Monday, June 30, 2008

Quote of the Day

The fact that 'abba' is remembered as particularly characteristic of Jesus' prayer probably implies that it was an unusual style of prayer. Had it been the typical style of addressing God in the prayers of the ordinary people of Galilee or of a particular Jewish sect, it would not have been regarded as evidence of the Christian claim to the Spirit and to divine sonship. But since (so far as we can tell) the claim to a share in divine sonship through the Spirit is something which marked out the first Christians within the Judaism of the time, the evidence which these Christians cite as proof of that claim must itself have been distinctive. Had 'abba' been widely used outside Christian circles, its use within Christian circles would have proved nothing. It is cited in Romans 8 and Galatians 4, then, precisely because it was remembered as something distinctive -- a distinctive bond between Jesus and his disciples, and so distinctive also in its original use by Jesus himself.

Why was it so distinctive of Jesus' own prayer? The most probable answer is the 'Abba' was a surprising word to use in addressing God. In its natural usage it was a family word and usually confined to the family circle. It was the word with which children would address the head of the family, and so carried with it a considerable note of warm trust as well as of respect. It was a word resonant with family intimacy, probably used by children from earliest years of speech; as we can tell from its very form, it would be one of the earliest words an infant would be able to say. There is no precise equivalent in English, though the older style 'Papa' probably comes closest. The nearest today would be the colloquial 'Dad'.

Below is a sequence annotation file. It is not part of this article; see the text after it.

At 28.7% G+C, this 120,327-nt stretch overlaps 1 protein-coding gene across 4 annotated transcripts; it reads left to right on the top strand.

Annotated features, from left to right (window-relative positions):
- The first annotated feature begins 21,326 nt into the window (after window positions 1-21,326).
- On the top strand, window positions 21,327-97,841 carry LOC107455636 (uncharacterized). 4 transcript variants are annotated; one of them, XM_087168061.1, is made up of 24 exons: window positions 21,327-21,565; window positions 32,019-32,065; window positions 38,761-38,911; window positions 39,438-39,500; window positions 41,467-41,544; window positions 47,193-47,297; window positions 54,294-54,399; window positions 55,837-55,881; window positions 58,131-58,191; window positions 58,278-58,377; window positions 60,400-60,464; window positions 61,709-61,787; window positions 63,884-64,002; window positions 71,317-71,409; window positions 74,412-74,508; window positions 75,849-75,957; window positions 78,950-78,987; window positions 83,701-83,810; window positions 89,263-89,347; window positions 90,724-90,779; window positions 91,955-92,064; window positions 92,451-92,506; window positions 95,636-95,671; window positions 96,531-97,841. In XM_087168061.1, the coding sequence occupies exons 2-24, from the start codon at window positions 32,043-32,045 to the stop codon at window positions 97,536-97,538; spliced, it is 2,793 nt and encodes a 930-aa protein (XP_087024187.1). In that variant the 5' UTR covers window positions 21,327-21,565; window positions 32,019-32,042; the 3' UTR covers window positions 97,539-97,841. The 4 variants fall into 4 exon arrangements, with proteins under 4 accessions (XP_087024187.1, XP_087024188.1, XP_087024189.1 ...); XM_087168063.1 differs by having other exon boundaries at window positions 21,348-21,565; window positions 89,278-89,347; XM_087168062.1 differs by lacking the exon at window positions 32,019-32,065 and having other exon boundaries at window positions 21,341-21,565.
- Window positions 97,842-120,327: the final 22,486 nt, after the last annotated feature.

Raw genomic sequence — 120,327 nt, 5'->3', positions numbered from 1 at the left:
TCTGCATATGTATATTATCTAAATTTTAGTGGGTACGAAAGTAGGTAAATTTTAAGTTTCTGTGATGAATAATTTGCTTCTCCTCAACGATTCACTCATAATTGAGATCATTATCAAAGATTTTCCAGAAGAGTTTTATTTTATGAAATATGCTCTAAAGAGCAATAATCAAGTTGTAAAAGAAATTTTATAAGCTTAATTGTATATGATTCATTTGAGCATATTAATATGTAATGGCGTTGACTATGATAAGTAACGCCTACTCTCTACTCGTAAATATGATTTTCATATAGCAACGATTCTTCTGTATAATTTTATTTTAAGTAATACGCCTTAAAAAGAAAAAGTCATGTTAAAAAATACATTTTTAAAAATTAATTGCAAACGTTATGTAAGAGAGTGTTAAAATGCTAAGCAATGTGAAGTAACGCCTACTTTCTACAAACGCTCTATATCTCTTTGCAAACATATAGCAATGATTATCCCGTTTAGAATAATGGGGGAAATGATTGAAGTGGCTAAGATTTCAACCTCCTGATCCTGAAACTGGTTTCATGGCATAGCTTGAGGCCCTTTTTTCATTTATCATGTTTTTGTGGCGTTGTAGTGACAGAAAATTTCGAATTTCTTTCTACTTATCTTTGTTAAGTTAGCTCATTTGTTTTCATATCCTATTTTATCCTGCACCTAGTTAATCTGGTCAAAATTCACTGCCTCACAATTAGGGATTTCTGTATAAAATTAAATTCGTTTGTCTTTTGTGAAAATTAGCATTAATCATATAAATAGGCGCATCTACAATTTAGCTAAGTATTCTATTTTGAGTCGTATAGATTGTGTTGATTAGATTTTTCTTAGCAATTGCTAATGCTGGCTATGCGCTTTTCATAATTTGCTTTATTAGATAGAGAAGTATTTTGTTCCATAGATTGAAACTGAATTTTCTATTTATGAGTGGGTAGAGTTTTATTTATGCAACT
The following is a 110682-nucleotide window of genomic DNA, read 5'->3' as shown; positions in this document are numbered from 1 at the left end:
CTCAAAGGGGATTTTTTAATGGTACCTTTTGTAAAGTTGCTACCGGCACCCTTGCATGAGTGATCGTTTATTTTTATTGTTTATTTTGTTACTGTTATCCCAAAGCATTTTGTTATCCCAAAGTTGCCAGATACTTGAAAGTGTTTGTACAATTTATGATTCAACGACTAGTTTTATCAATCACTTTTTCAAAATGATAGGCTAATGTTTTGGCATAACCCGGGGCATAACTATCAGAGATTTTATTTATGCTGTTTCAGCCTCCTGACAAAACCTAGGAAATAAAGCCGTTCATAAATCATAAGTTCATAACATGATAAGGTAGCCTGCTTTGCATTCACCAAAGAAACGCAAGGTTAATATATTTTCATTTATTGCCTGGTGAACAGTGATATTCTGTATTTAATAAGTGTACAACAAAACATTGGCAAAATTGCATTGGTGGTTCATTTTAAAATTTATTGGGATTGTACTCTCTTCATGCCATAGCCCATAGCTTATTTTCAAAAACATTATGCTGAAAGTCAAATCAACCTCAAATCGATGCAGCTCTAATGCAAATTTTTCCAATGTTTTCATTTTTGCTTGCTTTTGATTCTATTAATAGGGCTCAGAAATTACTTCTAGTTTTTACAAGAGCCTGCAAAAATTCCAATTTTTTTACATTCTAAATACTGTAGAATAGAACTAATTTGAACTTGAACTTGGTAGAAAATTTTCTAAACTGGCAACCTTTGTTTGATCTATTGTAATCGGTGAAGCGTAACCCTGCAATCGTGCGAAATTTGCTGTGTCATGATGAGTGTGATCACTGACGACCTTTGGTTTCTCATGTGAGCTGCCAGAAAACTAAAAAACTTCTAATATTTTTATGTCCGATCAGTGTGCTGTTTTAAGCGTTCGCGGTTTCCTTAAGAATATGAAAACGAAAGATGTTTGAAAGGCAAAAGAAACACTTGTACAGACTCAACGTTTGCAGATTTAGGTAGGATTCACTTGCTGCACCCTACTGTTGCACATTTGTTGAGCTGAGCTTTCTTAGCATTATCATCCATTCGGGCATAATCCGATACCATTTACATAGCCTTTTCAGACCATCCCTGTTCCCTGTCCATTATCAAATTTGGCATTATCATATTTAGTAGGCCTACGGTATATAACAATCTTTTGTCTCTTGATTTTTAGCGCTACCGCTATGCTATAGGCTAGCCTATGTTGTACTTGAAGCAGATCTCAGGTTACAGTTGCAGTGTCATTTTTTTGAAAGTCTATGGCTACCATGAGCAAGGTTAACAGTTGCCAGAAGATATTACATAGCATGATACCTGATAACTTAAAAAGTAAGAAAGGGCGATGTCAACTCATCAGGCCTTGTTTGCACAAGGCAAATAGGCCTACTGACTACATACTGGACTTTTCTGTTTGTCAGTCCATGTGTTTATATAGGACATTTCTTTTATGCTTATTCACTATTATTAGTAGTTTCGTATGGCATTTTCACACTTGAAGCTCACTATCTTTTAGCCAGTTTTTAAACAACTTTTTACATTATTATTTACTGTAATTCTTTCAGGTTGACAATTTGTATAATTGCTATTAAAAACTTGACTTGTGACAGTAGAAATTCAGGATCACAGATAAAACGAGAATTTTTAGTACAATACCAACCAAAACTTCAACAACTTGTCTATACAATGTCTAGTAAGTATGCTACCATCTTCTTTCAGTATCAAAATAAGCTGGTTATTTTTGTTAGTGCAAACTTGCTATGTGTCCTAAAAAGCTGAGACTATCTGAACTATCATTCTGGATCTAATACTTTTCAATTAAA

The point is that to address God in such a colloquial way, with such intimacy, is hardly known in the Judaism of Jesus' time. The regular Jewish prayers were a good deal more dignified, more in the style of the second address used in Matt. 11.25 - Luke 10.21: 'Lord of heaven and earth'. Interestingly enough, the same is true of the typical Muslim today: he will address Allah as the 'All merciful'; but 'Father' is too bold and improper. So too at the time of Jesus. Had most Jews of Jesus' time considered using 'Abba' in addressing God they would probably have rejected it as too intimate, as a mark of irreverence.

Jesus would not have been unaware of this. And yet 'Abba' was his characteristic way of addressing God. Presumably for the same reason: what others thought too intimate in praying to God, Jesus used because of its intimacy. The most obvious explanation for Jesus' adoption of just this word as the hallmark of his prayer was that it expressed an intimacy with God which he experienced and relied upon in his relationship with God. He thought of himself before God as a son before his father. Since the 'Abba' prayer is both so characteristic and so distinctive of Jesus, it must mean that Jesus naturally or instinctively saw himself as God's son, sustained by that intimate relation with God which only a son close to his father can know.

James D. G. Dunn
The Evidence for Jesus

Friday, June 27, 2008

Military Incompetence

I often find myself telling people that the Iraq War is actually going above average for a military operation. It's not that individual people in the military are incompetent, but that the military as an organization -- any military, not just the USA's -- is incompetent. This is well known by those who have studied (or lived) military history. Unfortunately military history is not being taught much nowadays, and this is to our detriment: it removes our ability to place contemporary military actions in their larger context.

I just finished reading a book that illustrates the chaotic and unorganized nature of warfare well: Peleliu: Tragic Triumph: The Untold Story of the Pacific War's Forgotten Battle by Bill Ross. This was one of the bloodiest battles of World War 2, made even worse by the fact that the island never needed to be taken, and they knew it beforehand. It served no purpose, and even the reasons some thought it should be could have been accomplished by just bombing the hell out of it rather than taking the island meter by meter.